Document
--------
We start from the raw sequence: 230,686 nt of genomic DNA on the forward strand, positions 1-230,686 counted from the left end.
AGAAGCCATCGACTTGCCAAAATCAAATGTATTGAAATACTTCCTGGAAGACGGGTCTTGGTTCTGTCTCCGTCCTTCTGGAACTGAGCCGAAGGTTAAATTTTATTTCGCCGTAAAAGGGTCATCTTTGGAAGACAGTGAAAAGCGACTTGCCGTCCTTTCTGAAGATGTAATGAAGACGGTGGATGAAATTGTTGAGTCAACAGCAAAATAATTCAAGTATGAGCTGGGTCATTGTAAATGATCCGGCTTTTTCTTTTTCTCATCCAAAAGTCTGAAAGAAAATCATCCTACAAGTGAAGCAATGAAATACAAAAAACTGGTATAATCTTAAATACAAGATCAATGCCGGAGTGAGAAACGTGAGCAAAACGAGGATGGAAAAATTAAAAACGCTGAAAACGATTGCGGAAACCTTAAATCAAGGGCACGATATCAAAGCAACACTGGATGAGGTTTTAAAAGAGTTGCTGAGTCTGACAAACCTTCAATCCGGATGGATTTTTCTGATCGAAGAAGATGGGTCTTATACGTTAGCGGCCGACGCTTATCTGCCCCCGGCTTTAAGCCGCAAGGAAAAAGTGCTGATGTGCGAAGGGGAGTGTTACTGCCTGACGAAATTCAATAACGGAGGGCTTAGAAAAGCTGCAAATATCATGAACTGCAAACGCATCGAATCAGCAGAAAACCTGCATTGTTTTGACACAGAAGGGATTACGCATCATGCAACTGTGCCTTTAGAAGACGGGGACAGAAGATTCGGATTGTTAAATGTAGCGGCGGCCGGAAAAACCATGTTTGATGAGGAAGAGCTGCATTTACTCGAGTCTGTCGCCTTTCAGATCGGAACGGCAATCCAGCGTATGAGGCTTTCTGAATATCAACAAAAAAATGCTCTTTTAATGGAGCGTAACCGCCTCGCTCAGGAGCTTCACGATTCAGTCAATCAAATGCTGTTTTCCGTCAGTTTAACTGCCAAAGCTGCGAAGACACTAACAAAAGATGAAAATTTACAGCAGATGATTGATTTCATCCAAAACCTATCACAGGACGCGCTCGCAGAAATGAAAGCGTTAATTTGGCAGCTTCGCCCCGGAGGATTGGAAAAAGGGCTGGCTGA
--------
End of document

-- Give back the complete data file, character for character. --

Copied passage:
We start from the raw sequence: 230,686 nt of genomic DNA on the forward strand, positions 1-230,686 counted from the left end.
AGAAGCCATCGACTTGCCAAAATCAAATGTATTGAAATACTTCCTGGAAGACGGGTCTTGGTTCTGTCTCCGTCCTTCTGGAACTGAGCCGAAGGTTAAATTTTATTTCGCCGTAAAAGGGTCATCTTTGGAAGACAGTGAAAAGCGACTTGCCGTCCTTTCTGAAGATGTAATGAAGACGGTGGATGAAATTGTTGAGTCAACAGCAAAATAATTCAAGTATGAGCTGGGTCATTGTAAATGATCCGGCTTTTTCTTTTTCTCATCCAAAAGTCTGAAAGAAAATCATCCTACAAGTGAAGCAATGAAATACAAAAAACTGGTATAATCTTAAATACAAGATCAATGCCGGAGTGAGAAACGTGAGCAAAACGAGGATGGAAAAATTAAAAACGCTGAAAACGATTGCGGAAACCTTAAATCAAGGGCACGATATCAAAGCAACACTGGATGAGGTTTTAAAAGAGTTGCTGAGTCTGACAAACCTTCAATCCGGATGGATTTTTCTGATCGAAGAAGATGGGTCTTATACGTTAGCGGCCGACGCTTATCTGCCCCCGGCTTTAAGCCGCAAGGAAAAAGTGCTGATGTGCGAAGGGGAGTGTTACTGCCTGACGAAATTCAATAACGGAGGGCTTAGAAAAGCTGCAAATATCATGAACTGCAAACGCATCGAATCAGCAGAAAACCTGCATTGTTTTGACACAGAAGGGATTACGCATCATGCAACTGTGCCTTTAGAAGACGGGGACAGAAGATTCGGATTGTTAAATGTAGCGGCGGCCGGAAAAACCATGTTTGATGAGGAAGAGCTGCATTTACTCGAGTCTGTCGCCTTTCAGATCGGAACGGCAATCCAGCGTATGAGGCTTTCTGAATATCAACAAAAAAATGCTCTTTTAATGGAGCGTAACCGCCTCGCTCAGGAGCTTCACGATTCAGTCAATCAAATGCTGTTTTCCGTCAGTTTAACTGCCAAAGCTGCGAAGACACTAACAAAAGATGAAAATTTACAGCAGATGATTGATTTCATCCAAAACCTATCACAGGACGCGCTCGCAGAAATGAAAGCGTTAATTTGGCAGCTTCGCCCCGGAGGATTGGAAAAAGGGCTGGCTGA